They are attention-grabbing numbers—one recent OSHA safety inspection of a Dollar Tree store found two violations and the retailer faced a $265,000 fine.
But the same two violations at any other store could well result in a fine of around just $12,000.
Welcome to the fine-escalating world of willful and repeat violations, where not following a standard from the US Occupational Safety and Health Administration can quickly lead to six-figure penalties.
Large chain stores like Dollar Tree, Family Dollar, and Dollar General—with over 34,000 stores among them—are especially susceptible to repeat violations. A violation at any of Family Dollar’s approximately 18,360 US stores can lead to a repeat citation and escalating fines if the same hazard is found at any of the outlets.
1. What are ‘repeat’ and ‘willful’ violations?
An employer can be tagged for a repeat violation if the business was cited earlier “for the same or a substantially similar condition or hazard,” according to the manual OSHA inspectors consult to calculate fines.
There are caveats, however. The employer can’t be contesting an earlier violation for the agency to decide whether a new violation is repeat. And OSHA can’t cite employers for repeat violations based on citations issued by the 29 safety programs run by states, such as those in California, Michigan, and South Carolina.
The repeat citation also must have been issued within five years of the original violation.
For a willful violation, the agency must believe that an employer has shown “either an intentional disregard for the requirements” of OSHA rules and laws or a “plain indifference to employee safety and health,” according to OSHA’s inspection manual.
In other words, the employer knew workers were in danger and didn’t do anything to protect them.
A willful determination can be brought against a company of any size. And unlike a repeat violation, it doesn’t require a pattern of similar violations, although repeat incidents help build the justification.
2. Why are chain stores vulnerable?
A storage hazard at an outlet in Lutz, Fla., can be considered a repeat violation of a hazard cited two years before at another store in Grand Junction, Colo.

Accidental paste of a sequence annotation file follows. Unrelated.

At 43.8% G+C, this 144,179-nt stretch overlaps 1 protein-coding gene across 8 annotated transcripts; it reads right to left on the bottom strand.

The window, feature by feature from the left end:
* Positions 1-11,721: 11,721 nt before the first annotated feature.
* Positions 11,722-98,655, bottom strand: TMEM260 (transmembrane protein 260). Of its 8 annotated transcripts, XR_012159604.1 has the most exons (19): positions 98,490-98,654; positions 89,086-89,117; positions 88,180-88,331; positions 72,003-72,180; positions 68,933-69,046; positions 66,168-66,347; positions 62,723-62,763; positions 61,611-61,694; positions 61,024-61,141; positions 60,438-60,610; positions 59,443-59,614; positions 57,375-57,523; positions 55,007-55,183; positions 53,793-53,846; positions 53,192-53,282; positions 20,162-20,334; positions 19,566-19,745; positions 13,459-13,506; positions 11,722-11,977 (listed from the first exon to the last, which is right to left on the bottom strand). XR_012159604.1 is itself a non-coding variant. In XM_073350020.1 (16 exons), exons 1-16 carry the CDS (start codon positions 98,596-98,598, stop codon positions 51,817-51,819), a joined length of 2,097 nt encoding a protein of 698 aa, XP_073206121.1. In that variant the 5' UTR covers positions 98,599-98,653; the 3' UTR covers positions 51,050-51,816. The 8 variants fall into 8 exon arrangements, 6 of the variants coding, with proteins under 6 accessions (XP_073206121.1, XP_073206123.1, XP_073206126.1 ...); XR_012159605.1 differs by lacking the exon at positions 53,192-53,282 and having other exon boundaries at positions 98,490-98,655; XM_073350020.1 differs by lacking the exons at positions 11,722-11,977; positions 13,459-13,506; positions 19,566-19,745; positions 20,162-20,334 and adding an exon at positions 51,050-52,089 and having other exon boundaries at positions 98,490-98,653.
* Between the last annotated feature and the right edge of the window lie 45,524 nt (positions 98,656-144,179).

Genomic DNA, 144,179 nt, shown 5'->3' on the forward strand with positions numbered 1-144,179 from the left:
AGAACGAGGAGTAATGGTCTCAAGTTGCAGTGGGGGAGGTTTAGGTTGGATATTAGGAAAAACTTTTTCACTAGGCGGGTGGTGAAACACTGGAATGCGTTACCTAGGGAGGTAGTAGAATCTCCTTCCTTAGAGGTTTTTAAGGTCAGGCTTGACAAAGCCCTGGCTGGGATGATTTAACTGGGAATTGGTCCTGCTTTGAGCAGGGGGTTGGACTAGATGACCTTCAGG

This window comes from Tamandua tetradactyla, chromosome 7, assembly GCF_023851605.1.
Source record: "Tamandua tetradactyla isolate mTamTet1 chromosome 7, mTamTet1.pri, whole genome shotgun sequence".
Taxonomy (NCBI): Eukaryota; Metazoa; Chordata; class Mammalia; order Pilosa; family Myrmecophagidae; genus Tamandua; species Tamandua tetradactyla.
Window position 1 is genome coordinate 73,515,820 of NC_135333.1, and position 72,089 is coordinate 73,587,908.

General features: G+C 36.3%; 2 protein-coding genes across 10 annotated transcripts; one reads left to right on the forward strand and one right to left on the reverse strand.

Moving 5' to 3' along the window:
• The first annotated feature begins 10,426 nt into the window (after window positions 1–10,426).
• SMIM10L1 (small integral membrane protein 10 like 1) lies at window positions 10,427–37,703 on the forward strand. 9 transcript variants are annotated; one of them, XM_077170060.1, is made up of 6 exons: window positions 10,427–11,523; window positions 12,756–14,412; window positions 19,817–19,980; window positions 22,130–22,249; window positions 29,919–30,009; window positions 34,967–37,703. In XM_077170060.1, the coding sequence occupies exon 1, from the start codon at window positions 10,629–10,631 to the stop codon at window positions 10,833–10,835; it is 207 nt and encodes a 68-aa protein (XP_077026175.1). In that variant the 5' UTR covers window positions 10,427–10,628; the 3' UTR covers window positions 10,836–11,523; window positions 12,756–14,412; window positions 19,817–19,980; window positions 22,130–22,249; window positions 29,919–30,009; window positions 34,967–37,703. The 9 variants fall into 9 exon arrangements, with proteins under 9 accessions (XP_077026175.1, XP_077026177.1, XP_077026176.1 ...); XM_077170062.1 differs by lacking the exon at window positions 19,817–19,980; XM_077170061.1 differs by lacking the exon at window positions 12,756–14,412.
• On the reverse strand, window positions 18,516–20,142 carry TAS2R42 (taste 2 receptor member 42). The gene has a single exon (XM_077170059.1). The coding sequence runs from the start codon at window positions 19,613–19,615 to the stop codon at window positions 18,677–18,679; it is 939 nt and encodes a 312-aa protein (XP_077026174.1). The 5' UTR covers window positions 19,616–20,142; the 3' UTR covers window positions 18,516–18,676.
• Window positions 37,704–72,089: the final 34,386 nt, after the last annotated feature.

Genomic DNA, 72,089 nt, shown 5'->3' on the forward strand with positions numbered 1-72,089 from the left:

Businesses that operate as franchises aren’t as likely to be cited because OSHA considers each franchise owner to be a separate employer. So a citation issued to a
Construction companies are also vulnerable to repeat violations. A violation at one of a contractor’s building sites can lead to a repeat violation if the hazard is later found at another project.
3. Why the large fines?
It’s the multiplier factor that drives the large fines.
The ceiling for a repeat or willful violation fine is 10 times higher than for just a serious violation. OSHA can levy repeat and willful fines as high as $145,027 for each violation. The maximum serious violation fine is $14,502.
When calculating the first repeat fine for an employer with 251 or more workers, the penalty can be five times what the fine would have been for a regular serious violation. The $10,000 serious violation becomes a $50,000 repeat violation.
After the first repeat violation, each time an employer is cited for another repeat violation, the fine is multiplied 10 times. That $10,000 serious fine is now $100,000.
Employers with 250 or fewer workers can get a discount—their cap is a multiplier of five.
A willful determination will escalate a fine by 10 times—the $10,000 violation becomes a $100,000 violation. Employers with 250 or fewer workers or that weren’t cited for a serious violation in the past five years may qualify for a reduction.
The high fines don’t correlate with deaths or severe injuries. The median OSHA penalty from a fatality investigation in fiscal year 2021 was $9,753, according to the AFL-CIO’s annual review of OSHA enforcement.
4. Where does OSHA find repeat violations, and how do retailers avoid them?
A common repeat violation is failing to keep storage room exit routes clear and well lit.
In recent cases, first-time alleged offenders, such as a Long Island, N.Y.,
But when OSHA inspectors found the same general hazards in chain stores, the proposed fines were often in the six figures. For example, on July 28, OSHA proposed a $145,027 fine for an alleged exit route violation at a Dollar Tree store in Columbus, Ohio, and on June 27, a $136,741 proposed fine for a Dollar General in Greencastle, Pa.
The surest way to avoid a repeat or willful violation is to follow or exceed OSHA requirements.
OSHA recommends retailers avoid storage area violations by scheduling deliveries for when a store has space for the merchandise and enough staff on hand to get the goods quickly and properly stowed away.
Dollar Tree and OSHA in December 2015 reached a corporate-wide settlement, set to last two years, that specified measures the company would take to improve safety. Since the settlement was signed, OSHA inspectors have found alleged violations at 81 inspections.
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